- The Washington Times - Wednesday, August 31, 2016

Virginia Republican lawmakers filed a motion Wednesday that seeks to hold Gov. Terry McAuliffe in contempt of a court order that struck down his initial plan to restore voting rights to felons.

The GOP lawmakers argue that the Democratic governor’s plan to restore voting rights on a case-by-case basis to thousands of convicted felons is essentially the same as the plan a divided Virginia Supreme Court previously struck down on the grounds that he lacked the constitutional authority to restore the right en masse.

The original plan would have restored voting rights categorically to more than 200,000 felons who had finished serving their sentences.

“‘The practical effect of Governor McAuliffe’s August 22 decision to issue over 200,000 individual restoration orders is precisely the same: his newly announced process will effectively suspend Virginia’s general constitutional prohibition against felon voting for over 200,000 felons,” the motion reads.

House of Delegates Speaker William J. Howell, Senate Majority Leader Thomas K. Norment Jr. and four Virginia voters filed the 27-page contempt motion Wednesday, seeking an order that would require the governor to show cause why he should not be held in contempt of the court’s original order.

The original court decision, issued in July, held that the state Constitution’s “anti-suspension and voter-disqualification provisions preclude the Governor from exercising his clemency power on a categorical basis,” and noted that past governors also have refused to restore rights on a categorical basis.


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Mr. McAuliffe responded Wednesday, saying the case-by-case restoration plan he developed was fully in compliance with the court’s order.

“This lawsuit is an attempt to use the judiciary system to intimidate and disenfranchise people who are living in our communities and paying taxes,” Mr. McAuliffe said. “The people who have filed it are more concerned with the impact new voters could have on Donald Trump’s campaign than they are with the dignity of the people whom they continue to drag through the mud with their political lawsuits and ugly attacks.”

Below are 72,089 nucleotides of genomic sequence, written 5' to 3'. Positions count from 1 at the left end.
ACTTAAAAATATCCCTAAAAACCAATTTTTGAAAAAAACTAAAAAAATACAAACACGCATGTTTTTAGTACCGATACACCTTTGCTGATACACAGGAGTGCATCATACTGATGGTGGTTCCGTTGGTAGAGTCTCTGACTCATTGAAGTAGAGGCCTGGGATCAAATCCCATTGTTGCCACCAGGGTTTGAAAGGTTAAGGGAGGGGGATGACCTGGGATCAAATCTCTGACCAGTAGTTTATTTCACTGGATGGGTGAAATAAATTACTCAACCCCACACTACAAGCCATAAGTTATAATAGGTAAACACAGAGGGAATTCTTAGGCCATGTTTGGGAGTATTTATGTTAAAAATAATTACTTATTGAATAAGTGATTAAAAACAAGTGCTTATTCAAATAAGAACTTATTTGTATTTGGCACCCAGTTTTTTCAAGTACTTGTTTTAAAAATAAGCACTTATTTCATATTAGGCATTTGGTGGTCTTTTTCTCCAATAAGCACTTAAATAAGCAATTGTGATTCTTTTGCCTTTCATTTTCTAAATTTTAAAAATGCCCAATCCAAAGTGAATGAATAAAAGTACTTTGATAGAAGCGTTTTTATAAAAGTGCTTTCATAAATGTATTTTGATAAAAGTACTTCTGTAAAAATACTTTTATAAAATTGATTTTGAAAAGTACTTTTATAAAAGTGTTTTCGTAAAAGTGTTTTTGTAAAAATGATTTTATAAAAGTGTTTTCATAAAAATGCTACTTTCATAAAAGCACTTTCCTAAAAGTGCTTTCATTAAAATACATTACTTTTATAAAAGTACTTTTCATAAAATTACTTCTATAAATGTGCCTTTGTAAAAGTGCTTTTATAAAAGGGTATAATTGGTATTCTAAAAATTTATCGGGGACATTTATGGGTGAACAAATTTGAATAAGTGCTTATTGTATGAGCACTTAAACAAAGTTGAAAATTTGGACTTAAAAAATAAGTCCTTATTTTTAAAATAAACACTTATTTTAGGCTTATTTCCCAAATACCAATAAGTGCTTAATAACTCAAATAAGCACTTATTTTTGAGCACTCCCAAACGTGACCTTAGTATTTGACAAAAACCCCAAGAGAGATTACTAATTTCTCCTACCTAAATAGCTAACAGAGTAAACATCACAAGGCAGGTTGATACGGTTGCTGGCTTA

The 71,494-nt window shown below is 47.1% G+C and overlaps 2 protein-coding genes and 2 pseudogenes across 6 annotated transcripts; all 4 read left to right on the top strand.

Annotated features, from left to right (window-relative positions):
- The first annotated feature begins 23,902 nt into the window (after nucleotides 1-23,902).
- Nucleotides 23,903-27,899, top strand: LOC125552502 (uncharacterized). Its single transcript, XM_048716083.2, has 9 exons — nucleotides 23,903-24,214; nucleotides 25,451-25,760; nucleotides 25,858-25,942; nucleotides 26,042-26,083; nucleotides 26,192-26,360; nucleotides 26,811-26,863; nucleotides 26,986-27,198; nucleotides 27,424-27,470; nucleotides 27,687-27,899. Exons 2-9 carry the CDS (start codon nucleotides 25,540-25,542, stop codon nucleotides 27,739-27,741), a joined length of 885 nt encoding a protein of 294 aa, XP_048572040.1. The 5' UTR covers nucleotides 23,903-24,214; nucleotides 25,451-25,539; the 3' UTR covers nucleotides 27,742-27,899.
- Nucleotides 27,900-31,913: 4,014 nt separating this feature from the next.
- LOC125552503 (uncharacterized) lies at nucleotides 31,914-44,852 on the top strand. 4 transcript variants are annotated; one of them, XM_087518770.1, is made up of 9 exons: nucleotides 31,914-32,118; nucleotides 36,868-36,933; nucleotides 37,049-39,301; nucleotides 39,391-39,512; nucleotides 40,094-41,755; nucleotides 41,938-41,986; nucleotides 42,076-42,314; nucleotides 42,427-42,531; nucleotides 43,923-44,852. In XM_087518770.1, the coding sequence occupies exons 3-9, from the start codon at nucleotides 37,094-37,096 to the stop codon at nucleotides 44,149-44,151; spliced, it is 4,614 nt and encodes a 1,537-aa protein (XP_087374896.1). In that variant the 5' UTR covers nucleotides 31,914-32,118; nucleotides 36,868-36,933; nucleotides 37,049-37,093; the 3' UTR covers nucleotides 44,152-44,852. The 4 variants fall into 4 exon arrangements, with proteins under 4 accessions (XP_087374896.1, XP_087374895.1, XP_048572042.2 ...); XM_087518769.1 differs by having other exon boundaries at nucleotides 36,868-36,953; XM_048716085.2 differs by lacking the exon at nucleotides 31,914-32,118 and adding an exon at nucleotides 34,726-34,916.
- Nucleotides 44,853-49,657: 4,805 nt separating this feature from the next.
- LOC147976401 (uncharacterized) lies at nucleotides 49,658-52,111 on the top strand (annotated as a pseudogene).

The stakes of the legal battle are high. Virginia is considered a battleground state in this year’s presidential election, and Democrats expect that the vast majority of felons who could vote again would vote for Democratic nominee Hillary Clinton rather than Mr. Trump, the Republican nominee.

The state Supreme Court ruled that it “respectfully disagrees” with Mr. McAuliffe’s position that he has the executive power to make such a sweeping move and restore the voting rights of all the state’s disenfranchised felons at once, and ordered the cancellation of registration of all voters convicted of a felony who had registered under the governor’s executive orders.

After being sent back to the drawing board, the governor announced last week that he had restored the voting rights of 13,000 felons by individually signing restoration orders and that he intends to move forward in signing individual orders for the remainder of convicted felons in the state.

“After a thorough legal review, it is clear that Governor McAuliffe has once again illegally suspended the Constitution of Virginia,” said Mr. Howell, Stafford Republican. “There is no practical difference between his latest action and his first set of executive orders.”

The motion asked that the state Supreme Court also consider issuing an order that would enforce its previous judgment and block the governor from registering any of the felons whose rights were restored without an application submitted by the person.

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